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"Just finished reading 'A Blues for Shindig'. Well worth waiting for. I thoroughly enjoyed it. The whole ambience is so convincing, and the characters - well, I was right there with them. Wonderful. Why hasn't this book had more publicity? I'm curious - is it semi (or wholly) autobiographical? If not, you have a hell of an imagination, girl! Thanks for many hours of laughs and tears." Chriss, Nov 2011
ONLY IN LONDON
Last week I went home to Southampton for a day or two, see how the mice are doing( not a lot ) get my parking permits pick up letters, see friends. Meanwhile my love went to yet another opening where she met a charming actress who was reading some poetry. She talked to her, said I might need a reader in the future,’ I am reading some poems at the Royal Court on Saturday evening come along if you like!’ said Rebecca, the actress( no bishop figures in this tale!) So it came to pass that we trolled up to Sloane square and I wasn’t keen, I like poetry but..and I was quite certain that it wouldn’t be main stage and when the guy in the box office knew nothing about it I was all for finding the nearest boozer and my mind was focussed upon the inflated prices of beer and other mundanities so I didn’t hear the very lovely very young girl ask the guy about poetry, my love is a far better focussed woman and talked to her. She knew a director and telephoned her telling her that she had TWO OLD LADIES who had also come to see the poetry.
This was a pivotal moment in my life. I have never knowingly been called an ‘Old Lady’ before, at least not in my hearing. I was shocked. I have been called old bag and various other terms of abuse mostly in anger but never LADY. There is something incredibly ancient in that term, irretrievably old. I think I may have a secret belief that there is a switch somewhere that I will hit one day a become forty again( one of my finest years) and I know now that I am .in the eyes of the world, indeed an old lady I dislike the word ‘lady’ but it is the conjunction that really got me.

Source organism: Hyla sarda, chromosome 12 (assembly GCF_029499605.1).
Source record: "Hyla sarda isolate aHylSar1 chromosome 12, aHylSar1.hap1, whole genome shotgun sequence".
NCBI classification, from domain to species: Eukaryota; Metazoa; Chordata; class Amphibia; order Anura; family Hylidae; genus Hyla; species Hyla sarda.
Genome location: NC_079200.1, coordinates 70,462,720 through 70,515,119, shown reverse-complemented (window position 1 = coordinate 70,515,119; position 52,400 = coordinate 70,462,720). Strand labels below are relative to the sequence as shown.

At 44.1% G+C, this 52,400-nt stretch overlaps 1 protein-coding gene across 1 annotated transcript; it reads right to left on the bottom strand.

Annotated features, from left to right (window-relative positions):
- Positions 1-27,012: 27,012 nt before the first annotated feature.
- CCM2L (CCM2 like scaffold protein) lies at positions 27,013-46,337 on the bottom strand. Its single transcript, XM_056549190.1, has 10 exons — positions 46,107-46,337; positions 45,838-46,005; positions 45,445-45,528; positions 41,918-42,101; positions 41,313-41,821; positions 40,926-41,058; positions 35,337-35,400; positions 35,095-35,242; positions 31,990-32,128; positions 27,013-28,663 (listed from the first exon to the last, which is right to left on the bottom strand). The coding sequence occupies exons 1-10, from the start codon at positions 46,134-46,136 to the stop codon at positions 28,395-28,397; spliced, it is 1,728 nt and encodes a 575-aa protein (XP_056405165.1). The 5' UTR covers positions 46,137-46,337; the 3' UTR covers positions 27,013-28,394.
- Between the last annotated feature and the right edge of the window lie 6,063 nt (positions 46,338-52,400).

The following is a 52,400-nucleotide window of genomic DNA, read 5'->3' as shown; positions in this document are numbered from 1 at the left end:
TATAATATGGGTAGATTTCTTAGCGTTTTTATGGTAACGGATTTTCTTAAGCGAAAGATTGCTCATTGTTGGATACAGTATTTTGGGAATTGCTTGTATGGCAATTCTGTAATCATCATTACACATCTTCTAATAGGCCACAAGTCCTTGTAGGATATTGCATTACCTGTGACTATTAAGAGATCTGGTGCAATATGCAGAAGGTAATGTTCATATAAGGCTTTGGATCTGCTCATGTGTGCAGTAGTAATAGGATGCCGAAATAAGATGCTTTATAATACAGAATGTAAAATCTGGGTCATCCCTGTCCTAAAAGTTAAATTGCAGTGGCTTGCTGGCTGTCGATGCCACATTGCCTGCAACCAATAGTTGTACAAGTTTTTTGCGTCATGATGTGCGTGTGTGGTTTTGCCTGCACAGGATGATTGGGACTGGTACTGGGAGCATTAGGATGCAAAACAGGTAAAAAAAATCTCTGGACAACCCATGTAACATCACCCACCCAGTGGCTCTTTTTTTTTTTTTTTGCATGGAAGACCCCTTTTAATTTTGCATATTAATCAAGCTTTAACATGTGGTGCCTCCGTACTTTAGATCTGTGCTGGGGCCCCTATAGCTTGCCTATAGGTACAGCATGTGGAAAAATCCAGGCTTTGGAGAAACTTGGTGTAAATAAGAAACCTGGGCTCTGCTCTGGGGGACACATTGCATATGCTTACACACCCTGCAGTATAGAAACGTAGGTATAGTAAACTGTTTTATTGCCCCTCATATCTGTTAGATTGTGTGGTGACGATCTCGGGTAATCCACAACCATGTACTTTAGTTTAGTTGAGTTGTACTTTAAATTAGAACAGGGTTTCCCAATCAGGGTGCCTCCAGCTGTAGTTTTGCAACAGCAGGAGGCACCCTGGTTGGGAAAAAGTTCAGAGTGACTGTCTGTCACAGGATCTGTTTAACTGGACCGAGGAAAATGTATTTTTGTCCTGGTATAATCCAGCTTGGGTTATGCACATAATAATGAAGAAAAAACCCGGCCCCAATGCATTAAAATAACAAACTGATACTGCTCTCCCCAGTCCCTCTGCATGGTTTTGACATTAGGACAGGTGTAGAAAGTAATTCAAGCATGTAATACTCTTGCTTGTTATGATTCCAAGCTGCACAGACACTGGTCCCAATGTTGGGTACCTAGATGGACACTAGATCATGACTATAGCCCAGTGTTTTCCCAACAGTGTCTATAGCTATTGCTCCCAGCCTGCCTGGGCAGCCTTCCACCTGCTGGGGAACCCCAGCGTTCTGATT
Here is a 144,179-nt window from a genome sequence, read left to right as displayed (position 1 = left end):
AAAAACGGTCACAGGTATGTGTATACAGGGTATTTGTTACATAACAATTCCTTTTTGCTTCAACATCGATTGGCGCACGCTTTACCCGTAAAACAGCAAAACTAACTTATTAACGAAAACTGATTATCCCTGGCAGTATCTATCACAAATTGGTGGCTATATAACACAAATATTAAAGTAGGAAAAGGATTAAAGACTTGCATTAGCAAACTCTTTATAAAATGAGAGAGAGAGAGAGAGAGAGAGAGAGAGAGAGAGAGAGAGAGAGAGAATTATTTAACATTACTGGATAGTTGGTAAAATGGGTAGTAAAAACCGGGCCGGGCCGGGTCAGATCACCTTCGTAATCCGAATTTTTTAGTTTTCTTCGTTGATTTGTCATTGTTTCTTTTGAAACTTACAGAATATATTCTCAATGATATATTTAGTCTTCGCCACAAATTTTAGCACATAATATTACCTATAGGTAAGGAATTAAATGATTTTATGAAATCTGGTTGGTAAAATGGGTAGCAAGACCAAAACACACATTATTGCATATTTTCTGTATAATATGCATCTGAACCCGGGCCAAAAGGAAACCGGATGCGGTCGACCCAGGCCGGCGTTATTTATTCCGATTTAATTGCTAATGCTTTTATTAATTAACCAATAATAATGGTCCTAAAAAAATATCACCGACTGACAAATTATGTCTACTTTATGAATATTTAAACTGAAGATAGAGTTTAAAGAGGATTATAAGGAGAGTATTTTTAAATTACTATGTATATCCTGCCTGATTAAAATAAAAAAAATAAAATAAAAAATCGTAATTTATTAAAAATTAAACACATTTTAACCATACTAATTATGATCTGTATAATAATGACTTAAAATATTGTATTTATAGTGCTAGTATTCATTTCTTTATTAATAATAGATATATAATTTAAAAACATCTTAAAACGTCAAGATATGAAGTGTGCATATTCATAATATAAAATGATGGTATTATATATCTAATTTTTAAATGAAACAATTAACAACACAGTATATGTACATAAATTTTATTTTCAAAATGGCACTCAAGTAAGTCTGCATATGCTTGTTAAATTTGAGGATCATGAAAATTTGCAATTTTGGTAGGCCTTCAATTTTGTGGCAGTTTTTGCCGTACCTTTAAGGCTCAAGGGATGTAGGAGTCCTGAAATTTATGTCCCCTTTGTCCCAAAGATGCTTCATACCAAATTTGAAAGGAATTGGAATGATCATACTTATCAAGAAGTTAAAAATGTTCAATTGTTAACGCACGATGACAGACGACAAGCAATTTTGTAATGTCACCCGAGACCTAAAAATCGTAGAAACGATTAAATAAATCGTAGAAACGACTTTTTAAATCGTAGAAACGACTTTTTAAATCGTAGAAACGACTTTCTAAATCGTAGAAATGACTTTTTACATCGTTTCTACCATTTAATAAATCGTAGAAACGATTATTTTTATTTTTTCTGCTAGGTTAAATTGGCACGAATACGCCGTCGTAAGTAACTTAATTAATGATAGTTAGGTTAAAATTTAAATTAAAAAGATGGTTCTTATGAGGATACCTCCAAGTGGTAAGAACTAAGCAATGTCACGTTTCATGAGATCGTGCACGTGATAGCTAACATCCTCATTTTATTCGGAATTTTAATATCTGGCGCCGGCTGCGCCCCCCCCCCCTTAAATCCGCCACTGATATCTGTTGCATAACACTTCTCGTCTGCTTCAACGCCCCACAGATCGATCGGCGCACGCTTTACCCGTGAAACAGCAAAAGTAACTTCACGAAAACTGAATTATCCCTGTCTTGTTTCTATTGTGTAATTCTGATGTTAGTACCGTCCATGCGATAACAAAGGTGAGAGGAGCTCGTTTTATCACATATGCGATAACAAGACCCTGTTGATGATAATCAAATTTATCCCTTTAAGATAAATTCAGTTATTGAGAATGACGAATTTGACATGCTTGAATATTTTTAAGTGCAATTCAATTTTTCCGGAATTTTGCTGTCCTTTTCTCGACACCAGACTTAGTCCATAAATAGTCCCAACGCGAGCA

When we got to the bar I told Rosanna ( the beautiful girl) that I had never been called an old lady before she told me that she was describing us in case somebody was looking for us. And that’s another thing, my love is my love not a bloody old lady! My irate mind churned over my G&T an old lady’s drink and I explained that I Ioath the word lady, and I do. Then I bought her a drink because I realised that it is not her fault that I am an old lady.
We found the director Sophie Ivatts and went into the back room, filled with chairs all full and we were witness of An eye for Cupid… in two acts of fifteen pieces of poetry all written by Simon David that was marvellous in its variety, had me moved in all directions from ‘To see me wee’ hilarity and the most witty trumpet I have ever encountered played by Caleb Frederick in Why eye my thigh. To the most moving depiction of the result of rape that had me near to tears through to two men getting in and out of touch with their very feminine side,. Simon David also acted and I counted twenty three actresses on stage for the finale. (I prefer ‘actors’ but everybody I spoke to said actress so I am clearly out of date with my daft feminist attitudes – my age you know!)
It was the most enjoyable evening in a theatre ( kind of) I have spent for years and so many gifted professional actors knocked me sideways with their talent the writing and direction was superb and – it was, sadly, a one off!
Such a very lucky privilege and as I say – only in London!